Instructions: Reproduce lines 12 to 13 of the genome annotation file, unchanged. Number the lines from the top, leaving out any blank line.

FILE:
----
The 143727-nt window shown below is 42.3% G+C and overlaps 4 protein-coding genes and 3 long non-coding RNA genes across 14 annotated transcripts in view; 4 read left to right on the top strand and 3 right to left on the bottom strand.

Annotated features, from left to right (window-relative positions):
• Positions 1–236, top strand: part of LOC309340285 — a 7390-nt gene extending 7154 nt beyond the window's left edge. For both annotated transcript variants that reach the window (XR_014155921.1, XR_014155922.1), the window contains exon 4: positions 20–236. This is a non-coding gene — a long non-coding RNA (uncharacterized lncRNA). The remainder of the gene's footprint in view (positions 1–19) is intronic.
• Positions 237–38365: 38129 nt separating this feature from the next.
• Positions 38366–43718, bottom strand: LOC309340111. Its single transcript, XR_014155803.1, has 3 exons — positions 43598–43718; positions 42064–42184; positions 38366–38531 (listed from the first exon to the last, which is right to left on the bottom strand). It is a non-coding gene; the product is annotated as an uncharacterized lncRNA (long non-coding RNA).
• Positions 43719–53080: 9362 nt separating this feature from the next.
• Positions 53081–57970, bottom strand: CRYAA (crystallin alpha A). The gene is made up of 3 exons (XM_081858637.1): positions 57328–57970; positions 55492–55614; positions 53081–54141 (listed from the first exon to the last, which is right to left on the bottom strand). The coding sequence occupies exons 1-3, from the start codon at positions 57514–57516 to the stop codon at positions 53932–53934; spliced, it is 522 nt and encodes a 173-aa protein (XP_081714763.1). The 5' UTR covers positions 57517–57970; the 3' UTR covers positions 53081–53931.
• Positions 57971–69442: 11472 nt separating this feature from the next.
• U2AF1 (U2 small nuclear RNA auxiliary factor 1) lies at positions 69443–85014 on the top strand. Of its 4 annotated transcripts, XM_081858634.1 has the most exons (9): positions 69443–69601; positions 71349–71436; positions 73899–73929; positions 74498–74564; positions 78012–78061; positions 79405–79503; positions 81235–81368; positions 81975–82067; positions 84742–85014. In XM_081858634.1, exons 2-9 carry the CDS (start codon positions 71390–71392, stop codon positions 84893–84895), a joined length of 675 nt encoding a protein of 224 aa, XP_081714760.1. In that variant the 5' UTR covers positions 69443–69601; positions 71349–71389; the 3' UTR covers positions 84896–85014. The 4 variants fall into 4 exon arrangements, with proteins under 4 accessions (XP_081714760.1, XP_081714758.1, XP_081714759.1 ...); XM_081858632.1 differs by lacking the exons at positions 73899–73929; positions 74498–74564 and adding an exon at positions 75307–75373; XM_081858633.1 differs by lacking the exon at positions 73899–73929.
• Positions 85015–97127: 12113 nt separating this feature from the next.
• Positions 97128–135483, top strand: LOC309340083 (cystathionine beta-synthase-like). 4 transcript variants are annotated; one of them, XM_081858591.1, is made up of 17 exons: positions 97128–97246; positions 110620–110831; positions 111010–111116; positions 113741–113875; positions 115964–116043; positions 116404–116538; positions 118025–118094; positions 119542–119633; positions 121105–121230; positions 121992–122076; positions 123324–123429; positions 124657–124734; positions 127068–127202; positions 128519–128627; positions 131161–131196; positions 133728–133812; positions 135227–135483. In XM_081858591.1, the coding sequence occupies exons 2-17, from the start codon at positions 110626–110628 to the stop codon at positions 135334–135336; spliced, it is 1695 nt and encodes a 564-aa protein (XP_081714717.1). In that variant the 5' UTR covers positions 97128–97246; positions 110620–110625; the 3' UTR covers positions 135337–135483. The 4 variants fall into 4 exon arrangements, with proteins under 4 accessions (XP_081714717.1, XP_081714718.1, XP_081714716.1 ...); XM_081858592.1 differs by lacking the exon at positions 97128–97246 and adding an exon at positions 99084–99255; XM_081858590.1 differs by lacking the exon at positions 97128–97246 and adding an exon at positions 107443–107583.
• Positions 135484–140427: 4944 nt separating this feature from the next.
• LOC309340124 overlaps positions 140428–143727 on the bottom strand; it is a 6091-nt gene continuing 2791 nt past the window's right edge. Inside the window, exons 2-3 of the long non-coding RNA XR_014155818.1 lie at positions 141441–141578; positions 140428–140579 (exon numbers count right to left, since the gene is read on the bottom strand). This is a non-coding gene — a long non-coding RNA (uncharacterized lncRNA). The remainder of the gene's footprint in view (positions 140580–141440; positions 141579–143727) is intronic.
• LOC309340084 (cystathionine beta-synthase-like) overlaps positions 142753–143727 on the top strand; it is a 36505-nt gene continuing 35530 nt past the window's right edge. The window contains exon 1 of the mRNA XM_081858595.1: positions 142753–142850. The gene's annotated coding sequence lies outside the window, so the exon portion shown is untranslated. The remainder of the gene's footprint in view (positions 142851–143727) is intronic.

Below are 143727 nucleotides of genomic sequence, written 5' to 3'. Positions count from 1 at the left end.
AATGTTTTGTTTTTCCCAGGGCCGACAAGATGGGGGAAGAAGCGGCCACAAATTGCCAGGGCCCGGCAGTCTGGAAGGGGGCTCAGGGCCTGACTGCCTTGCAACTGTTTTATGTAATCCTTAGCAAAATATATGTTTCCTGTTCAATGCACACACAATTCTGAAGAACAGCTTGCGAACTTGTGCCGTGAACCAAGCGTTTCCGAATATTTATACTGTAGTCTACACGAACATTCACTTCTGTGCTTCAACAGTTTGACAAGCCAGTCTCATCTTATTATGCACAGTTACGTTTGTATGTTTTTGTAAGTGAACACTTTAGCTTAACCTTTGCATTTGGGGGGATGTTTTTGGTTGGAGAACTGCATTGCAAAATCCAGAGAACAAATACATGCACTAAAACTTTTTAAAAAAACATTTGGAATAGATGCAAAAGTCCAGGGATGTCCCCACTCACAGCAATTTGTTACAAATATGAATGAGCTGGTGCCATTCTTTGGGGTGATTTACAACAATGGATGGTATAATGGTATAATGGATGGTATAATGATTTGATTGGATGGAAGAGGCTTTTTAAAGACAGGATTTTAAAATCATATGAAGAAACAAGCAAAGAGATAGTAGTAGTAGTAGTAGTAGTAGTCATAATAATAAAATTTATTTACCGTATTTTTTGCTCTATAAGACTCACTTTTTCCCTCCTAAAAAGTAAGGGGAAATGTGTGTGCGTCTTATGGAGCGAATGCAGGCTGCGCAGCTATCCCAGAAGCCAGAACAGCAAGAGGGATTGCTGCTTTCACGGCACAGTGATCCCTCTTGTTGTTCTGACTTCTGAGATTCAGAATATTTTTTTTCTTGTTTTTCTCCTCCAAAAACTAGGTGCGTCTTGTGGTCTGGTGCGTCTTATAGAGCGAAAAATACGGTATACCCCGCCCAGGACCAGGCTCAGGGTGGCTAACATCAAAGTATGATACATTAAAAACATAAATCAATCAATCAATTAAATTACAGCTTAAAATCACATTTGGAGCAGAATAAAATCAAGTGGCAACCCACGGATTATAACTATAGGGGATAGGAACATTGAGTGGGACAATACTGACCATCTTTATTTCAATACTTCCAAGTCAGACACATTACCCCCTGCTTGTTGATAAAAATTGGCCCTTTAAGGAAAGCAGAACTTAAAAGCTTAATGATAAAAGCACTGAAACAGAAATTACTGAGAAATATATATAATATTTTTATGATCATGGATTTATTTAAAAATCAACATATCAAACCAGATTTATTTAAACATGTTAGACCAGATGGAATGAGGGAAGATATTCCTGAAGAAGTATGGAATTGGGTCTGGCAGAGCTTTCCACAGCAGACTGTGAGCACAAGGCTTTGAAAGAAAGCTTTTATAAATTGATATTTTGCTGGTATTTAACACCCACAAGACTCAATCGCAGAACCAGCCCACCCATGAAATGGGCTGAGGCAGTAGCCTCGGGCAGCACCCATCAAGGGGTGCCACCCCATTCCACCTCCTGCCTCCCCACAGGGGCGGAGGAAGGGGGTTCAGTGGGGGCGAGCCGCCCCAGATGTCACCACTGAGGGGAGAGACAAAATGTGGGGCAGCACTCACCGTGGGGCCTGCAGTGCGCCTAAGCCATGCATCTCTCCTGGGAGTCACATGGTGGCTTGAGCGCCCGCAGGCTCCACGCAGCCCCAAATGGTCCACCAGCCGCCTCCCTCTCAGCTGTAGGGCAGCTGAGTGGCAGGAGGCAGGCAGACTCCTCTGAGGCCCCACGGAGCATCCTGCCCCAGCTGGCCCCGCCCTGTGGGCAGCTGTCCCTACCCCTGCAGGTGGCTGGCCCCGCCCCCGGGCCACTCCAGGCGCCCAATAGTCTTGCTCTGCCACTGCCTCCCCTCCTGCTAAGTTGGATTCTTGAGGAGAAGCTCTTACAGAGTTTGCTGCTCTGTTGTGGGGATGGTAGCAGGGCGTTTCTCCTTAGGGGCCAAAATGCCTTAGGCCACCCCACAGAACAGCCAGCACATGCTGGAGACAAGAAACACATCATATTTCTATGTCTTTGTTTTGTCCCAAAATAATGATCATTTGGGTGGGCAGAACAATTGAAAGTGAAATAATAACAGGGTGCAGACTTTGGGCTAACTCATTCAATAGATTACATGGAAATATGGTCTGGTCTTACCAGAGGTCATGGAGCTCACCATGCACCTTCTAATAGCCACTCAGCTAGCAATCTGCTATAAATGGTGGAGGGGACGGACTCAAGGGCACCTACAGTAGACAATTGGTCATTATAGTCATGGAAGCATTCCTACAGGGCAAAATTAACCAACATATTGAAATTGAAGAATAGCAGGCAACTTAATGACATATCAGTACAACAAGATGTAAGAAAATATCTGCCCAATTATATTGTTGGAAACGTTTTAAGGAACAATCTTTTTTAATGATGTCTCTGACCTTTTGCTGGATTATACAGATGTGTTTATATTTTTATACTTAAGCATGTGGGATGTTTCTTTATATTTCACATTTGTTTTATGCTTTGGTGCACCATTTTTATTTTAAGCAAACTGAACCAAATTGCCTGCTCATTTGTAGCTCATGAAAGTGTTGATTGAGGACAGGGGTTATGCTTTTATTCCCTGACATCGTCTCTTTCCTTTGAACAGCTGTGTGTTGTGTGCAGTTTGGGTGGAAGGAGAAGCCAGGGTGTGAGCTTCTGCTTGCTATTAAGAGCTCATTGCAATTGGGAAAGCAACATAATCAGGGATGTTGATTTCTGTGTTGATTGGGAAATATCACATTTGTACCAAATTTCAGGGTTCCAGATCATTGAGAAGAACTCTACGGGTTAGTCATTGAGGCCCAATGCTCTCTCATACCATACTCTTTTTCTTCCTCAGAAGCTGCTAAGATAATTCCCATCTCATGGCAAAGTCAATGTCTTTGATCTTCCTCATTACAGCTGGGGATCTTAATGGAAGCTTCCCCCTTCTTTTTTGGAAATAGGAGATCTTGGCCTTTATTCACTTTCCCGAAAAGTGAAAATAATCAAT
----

• Positions 135484–140427: 4944 nt separating this feature from the next.
• LOC309340124 overlaps positions 140428–143727 on the bottom strand; it is a 6091-nt gene continuing 2791 nt past the window's right edge. Inside the window, exons 2-3 of the long non-coding RNA XR_014155818.1 lie at positions 141441–141578; positions 140428–140579 (exon numbers count right to left, since the gene is read on the bottom strand). This is a non-coding gene — a long non-coding RNA (uncharacterized lncRNA). The remainder of the gene's footprint in view (positions 140580–141440; positions 141579–143727) is intronic.